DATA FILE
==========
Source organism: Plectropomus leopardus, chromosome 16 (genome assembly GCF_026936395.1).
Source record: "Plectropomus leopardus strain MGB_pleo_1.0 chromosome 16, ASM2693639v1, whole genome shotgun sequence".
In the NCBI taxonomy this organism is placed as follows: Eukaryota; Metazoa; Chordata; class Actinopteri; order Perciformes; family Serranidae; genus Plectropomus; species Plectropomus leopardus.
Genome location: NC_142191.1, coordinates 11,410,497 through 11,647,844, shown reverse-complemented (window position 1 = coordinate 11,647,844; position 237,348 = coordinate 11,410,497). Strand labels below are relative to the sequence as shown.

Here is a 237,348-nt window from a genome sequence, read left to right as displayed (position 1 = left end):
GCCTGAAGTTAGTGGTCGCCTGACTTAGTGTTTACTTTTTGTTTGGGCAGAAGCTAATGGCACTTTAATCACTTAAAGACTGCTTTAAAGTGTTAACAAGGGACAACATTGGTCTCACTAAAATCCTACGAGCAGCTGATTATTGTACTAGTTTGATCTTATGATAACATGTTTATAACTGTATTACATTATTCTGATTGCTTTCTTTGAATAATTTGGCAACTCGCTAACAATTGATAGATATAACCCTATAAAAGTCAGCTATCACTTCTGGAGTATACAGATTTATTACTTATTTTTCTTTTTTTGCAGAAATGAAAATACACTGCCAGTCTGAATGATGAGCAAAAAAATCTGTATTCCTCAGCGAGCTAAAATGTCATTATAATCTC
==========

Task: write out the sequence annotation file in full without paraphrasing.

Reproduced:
Source organism: Plectropomus leopardus, chromosome 16 (genome assembly GCF_026936395.1).
Source record: "Plectropomus leopardus strain MGB_pleo_1.0 chromosome 16, ASM2693639v1, whole genome shotgun sequence".
In the NCBI taxonomy this organism is placed as follows: Eukaryota; Metazoa; Chordata; class Actinopteri; order Perciformes; family Serranidae; genus Plectropomus; species Plectropomus leopardus.
Genome location: NC_142191.1, coordinates 11,410,497 through 11,647,844, shown reverse-complemented (window position 1 = coordinate 11,647,844; position 237,348 = coordinate 11,410,497). Strand labels below are relative to the sequence as shown.

Here is a 237,348-nt window from a genome sequence, read left to right as displayed (position 1 = left end):
GCCTGAAGTTAGTGGTCGCCTGACTTAGTGTTTACTTTTTGTTTGGGCAGAAGCTAATGGCACTTTAATCACTTAAAGACTGCTTTAAAGTGTTAACAAGGGACAACATTGGTCTCACTAAAATCCTACGAGCAGCTGATTATTGTACTAGTTTGATCTTATGATAACATGTTTATAACTGTATTACATTATTCTGATTGCTTTCTTTGAATAATTTGGCAACTCGCTAACAATTGATAGATATAACCCTATAAAAGTCAGCTATCACTTCTGGAGTATACAGATTTATTACTTATTTTTCTTTTTTTGCAGAAATGAAAATACACTGCCAGTCTGAATGATGAGCAAAAAAATCTGTATTCCTCAGCGAGCTAAAATGTCATTATAATCTC